Walking on the grassy trail made a welcome change after several miles of hard pavement, but it wasn't long before we were out on the old runway. Not surprisingly, it's a popular spot for model plane enthusiasts and there were several out there that day. I was surprised at how big and realistic the models were. My attempts to take a photo of them in action proved to be woefully inadequate. Or maybe the planes were just moving too fast.
One of the old hangars is home to the Historic Aircraft Restoration Project which, apart from restoring the airplanes, gives visitors a chance to take a close-up look and to even get inside them. The control tower has been turned into an aviation museum. We didn't have time to go into the museum itself, but the picnic tables outside were to be our lunch spot. A large stretch of grass separated us from where we were on the runway and the building, so someone suggested we cut across it rather than take the longer way around. It seemed like a good idea until the first few people stepped onto the grass only to see a large grey snake slither away rapidly in front of them. We quickly decided we weren't that tired after all and opted to stay on the runway!
|Naval Air Station|
After lunch it was time to cross Jamaica Bay by the Marine Parkway/Gil Hodges Memorial Bridge.
From Plumb Beach it didn't look a particularly long bridge, but it turned out to be almost a mile long. It offered wonderful views, including one of a bridge in the distance, the south end of which was apparently where this particular walk would end. We still had a long way to go.
|Jamaica Bay and Rockaway Park - our final destination still seems a long way away!|
|The Verazzano bridge|
|No matter where you are it seems you can see Manhattan|
The area is known for horseshoe crabs - unfortunately the only ones we saw were dead - though to be honest, I'm not sure I'd want to see a live one up close.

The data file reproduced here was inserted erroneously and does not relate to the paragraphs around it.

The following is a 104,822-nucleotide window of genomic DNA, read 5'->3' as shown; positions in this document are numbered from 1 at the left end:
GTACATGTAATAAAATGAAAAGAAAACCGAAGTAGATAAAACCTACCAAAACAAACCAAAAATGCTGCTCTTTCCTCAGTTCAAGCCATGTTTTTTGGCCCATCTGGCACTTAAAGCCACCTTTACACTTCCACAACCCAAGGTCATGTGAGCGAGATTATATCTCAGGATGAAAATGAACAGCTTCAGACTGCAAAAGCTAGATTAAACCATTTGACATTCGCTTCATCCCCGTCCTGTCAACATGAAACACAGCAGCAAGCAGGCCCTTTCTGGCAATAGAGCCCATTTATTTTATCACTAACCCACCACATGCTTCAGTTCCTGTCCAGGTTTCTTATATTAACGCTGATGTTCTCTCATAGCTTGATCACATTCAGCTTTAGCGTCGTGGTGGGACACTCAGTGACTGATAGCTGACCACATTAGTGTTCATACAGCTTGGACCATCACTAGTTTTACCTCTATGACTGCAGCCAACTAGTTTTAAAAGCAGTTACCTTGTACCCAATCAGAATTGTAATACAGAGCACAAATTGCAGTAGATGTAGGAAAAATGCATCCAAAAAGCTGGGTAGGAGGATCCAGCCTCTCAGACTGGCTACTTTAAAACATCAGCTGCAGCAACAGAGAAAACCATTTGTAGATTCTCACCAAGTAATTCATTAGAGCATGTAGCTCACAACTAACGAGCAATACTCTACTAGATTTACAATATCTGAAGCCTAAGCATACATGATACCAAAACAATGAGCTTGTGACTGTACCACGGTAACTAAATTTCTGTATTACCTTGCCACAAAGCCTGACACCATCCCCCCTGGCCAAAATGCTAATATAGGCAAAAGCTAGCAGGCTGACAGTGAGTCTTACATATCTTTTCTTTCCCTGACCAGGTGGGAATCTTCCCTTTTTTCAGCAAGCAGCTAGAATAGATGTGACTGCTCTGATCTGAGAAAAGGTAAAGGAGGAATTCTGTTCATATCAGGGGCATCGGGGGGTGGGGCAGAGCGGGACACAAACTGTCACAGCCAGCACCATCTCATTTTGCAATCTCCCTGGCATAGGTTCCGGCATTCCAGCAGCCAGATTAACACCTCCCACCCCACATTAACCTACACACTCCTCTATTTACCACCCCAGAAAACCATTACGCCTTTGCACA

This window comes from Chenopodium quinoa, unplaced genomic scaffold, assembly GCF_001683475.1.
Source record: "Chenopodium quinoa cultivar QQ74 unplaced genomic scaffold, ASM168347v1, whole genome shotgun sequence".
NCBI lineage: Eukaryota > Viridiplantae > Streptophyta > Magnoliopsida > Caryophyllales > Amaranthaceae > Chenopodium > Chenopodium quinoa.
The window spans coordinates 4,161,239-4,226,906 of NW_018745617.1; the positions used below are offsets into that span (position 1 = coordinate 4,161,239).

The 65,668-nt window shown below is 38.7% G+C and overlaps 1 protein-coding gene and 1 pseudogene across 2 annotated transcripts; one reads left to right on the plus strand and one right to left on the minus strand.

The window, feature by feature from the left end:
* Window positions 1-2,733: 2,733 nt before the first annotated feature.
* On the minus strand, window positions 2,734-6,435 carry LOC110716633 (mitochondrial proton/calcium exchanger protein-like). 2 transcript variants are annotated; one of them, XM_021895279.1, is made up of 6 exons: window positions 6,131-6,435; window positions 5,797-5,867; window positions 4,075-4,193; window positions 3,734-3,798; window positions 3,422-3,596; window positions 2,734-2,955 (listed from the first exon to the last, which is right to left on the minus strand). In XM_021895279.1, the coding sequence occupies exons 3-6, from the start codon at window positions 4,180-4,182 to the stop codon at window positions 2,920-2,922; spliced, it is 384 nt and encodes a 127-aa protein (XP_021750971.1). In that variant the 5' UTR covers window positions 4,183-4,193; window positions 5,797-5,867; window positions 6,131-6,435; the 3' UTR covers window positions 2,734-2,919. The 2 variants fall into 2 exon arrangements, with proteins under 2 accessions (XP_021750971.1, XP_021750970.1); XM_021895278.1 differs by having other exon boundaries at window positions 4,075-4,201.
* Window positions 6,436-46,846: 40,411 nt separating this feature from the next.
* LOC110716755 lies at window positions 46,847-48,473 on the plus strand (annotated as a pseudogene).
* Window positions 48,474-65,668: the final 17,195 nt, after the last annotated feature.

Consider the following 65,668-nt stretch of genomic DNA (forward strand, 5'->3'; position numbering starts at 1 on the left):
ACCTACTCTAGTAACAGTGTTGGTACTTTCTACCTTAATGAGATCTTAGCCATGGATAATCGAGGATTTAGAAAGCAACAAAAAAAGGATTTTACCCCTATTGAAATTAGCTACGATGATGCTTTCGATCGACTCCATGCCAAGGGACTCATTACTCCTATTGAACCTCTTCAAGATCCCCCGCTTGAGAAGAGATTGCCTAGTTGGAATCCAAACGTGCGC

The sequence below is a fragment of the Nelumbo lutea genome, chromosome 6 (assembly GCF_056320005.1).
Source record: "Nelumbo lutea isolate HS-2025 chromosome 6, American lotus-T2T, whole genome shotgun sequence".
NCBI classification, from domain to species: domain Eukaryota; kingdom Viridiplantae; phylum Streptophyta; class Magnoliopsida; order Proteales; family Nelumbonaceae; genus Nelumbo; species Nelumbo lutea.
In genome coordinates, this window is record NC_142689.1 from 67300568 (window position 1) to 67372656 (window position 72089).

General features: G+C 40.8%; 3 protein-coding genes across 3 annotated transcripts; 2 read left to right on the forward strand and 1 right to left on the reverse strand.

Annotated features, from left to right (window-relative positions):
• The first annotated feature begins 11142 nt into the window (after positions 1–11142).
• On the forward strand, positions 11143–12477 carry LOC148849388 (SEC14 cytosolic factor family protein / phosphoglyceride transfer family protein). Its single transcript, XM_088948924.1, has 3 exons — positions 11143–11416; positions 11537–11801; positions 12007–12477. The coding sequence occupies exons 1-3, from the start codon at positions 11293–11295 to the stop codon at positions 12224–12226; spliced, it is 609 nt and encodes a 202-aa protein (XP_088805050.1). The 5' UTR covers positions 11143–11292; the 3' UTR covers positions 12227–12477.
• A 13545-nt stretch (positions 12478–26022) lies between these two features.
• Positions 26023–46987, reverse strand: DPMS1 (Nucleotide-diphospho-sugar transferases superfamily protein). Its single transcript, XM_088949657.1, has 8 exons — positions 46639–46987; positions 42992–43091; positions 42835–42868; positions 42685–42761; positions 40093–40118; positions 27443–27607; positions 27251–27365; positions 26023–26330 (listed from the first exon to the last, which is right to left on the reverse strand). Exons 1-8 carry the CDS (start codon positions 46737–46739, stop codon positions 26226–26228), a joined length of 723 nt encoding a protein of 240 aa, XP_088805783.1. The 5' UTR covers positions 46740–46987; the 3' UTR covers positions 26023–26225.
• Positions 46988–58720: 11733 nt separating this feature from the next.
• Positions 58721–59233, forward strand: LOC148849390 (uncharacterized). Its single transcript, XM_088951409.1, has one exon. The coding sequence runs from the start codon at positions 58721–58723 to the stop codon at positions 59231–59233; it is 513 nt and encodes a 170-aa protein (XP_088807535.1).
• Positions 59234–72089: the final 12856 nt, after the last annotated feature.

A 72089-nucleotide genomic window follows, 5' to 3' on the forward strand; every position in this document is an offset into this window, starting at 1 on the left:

There were other signs of dead sea creatures on the beach. I thought these were fish, but one of our group insisted they were baby sharks!
The whole area was hit badly by Hurricane Sandy in 2012 and while some progress has been made in restoration there still looks a lot to do. The original boardwalk at Rockaway Beach remains fenced off in parts and the damage is plainly visible. The row of strange-looking structures behind the boardwalk are the replacement public restrooms and life-guard station, both of which were destroyed in the storm.
|the old boardwalk at Rockaway Beach|
Other projects include the creation of planted dunes between the beachfront buildings and the sea to help protect against future storms.
We ended our walk at Rockaway Beach, but we had one more treat in store. The only way out of the area for most of us was to take the A subway train which runs across Jamaica Bay and through the Wildlife Refuge. The low tracks with water on both side make it feel as if you are almost in the bay and no matter which side of the train you sit on, there's a great view to be seen, including hundreds of white birds. A scenic subway ride in New York City - who knew?